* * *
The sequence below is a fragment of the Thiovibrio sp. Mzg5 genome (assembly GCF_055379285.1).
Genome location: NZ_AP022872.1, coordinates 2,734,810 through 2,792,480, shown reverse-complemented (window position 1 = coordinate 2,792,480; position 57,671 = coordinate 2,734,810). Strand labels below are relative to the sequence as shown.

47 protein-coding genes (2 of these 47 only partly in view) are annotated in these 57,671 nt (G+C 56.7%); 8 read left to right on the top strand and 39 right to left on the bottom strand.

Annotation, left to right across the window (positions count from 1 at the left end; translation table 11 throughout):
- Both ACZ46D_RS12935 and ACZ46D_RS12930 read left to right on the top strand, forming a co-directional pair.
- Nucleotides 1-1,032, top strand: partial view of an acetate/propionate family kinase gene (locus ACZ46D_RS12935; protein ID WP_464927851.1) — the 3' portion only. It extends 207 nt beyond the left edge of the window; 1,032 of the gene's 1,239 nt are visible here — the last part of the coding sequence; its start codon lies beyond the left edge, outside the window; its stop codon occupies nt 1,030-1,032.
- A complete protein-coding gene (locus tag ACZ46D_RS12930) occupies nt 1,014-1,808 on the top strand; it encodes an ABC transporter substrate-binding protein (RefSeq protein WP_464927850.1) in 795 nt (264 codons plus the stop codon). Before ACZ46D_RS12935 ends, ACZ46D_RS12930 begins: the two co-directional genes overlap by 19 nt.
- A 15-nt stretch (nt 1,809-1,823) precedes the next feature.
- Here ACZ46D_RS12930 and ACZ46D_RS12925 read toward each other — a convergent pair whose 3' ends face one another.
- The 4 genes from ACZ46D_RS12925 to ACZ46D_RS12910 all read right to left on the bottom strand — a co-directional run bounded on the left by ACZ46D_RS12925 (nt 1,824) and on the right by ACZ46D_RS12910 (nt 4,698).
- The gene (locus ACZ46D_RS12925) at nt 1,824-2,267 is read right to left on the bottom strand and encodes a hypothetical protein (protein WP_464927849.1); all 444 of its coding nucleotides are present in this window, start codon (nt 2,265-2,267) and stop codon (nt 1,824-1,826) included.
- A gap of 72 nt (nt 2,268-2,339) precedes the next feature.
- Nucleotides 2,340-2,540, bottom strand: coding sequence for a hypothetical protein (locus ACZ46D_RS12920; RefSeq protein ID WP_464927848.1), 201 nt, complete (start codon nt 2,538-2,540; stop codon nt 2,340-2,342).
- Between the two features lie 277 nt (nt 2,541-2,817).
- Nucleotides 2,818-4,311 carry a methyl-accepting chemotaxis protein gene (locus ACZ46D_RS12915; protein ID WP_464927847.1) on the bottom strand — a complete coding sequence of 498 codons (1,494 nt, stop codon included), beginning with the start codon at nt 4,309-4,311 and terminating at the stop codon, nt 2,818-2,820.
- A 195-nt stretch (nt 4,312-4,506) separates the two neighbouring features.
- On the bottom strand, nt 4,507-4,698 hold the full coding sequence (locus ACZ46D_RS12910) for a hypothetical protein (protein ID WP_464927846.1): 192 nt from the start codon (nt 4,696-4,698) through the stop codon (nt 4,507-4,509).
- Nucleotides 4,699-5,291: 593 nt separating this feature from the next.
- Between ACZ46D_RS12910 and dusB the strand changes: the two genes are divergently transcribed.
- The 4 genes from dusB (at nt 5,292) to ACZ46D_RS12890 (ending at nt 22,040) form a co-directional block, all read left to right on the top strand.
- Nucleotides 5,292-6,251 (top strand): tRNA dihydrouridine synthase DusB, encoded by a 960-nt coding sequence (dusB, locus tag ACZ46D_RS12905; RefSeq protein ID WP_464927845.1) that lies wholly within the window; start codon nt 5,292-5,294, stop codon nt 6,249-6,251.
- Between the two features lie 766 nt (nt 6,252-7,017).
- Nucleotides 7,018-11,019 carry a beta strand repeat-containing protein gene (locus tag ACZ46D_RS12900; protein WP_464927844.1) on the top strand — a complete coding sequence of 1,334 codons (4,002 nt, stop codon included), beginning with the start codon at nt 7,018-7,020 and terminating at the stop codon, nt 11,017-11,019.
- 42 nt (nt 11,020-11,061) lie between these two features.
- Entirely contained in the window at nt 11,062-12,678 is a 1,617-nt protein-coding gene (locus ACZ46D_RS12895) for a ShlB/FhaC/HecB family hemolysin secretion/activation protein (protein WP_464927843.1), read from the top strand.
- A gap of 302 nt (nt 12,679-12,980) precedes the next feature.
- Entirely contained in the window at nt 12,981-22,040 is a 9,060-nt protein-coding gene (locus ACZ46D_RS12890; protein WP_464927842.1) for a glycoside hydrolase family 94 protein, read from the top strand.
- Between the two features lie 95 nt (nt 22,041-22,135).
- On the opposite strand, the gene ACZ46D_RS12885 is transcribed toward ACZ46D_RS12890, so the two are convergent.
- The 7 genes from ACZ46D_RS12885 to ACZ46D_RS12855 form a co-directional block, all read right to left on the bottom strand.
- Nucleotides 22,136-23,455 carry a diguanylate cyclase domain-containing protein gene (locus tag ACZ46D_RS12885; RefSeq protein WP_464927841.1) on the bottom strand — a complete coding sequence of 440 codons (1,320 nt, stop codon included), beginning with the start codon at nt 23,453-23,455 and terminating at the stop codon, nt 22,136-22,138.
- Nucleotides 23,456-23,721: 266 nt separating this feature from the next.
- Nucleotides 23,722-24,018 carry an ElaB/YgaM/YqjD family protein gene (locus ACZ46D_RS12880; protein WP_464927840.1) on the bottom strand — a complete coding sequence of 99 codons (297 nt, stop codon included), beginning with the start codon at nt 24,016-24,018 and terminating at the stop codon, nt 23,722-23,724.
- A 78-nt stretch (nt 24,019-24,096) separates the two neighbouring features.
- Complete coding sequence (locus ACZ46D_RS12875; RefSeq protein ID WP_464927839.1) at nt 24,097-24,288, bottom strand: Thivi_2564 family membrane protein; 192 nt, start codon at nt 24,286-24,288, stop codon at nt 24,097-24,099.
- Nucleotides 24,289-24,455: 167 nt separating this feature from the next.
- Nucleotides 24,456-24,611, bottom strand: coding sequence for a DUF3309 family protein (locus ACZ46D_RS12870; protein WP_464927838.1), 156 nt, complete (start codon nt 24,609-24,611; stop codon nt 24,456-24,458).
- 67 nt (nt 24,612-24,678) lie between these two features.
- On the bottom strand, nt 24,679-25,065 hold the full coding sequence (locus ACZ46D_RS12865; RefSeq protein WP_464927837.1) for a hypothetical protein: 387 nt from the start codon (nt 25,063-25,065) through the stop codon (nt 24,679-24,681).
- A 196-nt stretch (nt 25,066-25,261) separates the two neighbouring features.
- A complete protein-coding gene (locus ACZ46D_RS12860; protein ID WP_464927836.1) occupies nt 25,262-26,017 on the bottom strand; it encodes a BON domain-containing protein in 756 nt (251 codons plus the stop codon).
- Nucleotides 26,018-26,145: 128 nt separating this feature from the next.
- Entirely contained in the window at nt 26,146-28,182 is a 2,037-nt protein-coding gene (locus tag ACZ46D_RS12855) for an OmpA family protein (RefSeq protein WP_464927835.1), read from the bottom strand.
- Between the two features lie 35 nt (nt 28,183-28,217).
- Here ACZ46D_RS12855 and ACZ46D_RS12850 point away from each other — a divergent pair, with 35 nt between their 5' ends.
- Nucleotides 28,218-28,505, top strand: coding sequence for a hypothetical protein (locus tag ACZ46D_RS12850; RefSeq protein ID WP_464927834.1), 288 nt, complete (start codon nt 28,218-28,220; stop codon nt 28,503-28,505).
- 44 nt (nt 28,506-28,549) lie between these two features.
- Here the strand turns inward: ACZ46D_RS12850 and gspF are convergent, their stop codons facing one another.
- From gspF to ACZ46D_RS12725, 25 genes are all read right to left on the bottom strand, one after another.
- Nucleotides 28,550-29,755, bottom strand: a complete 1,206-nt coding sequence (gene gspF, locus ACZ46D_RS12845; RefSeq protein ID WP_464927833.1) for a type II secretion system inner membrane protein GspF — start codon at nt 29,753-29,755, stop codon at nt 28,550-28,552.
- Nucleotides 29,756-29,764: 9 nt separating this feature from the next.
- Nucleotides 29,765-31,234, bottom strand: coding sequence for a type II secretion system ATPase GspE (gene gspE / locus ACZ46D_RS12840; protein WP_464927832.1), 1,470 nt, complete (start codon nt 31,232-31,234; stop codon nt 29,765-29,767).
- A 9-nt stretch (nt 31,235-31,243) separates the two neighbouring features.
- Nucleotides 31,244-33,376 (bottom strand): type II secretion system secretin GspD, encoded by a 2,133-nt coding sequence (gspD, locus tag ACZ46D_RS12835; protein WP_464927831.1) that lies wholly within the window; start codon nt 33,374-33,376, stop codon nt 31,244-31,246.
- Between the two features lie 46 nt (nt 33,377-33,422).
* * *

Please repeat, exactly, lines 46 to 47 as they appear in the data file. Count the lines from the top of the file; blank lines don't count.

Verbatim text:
- Nucleotides 28,218-28,505, top strand: coding sequence for a hypothetical protein (locus tag ACZ46D_RS12850; RefSeq protein ID WP_464927834.1), 288 nt, complete (start codon nt 28,218-28,220; stop codon nt 28,503-28,505).
- 44 nt (nt 28,506-28,549) lie between these two features.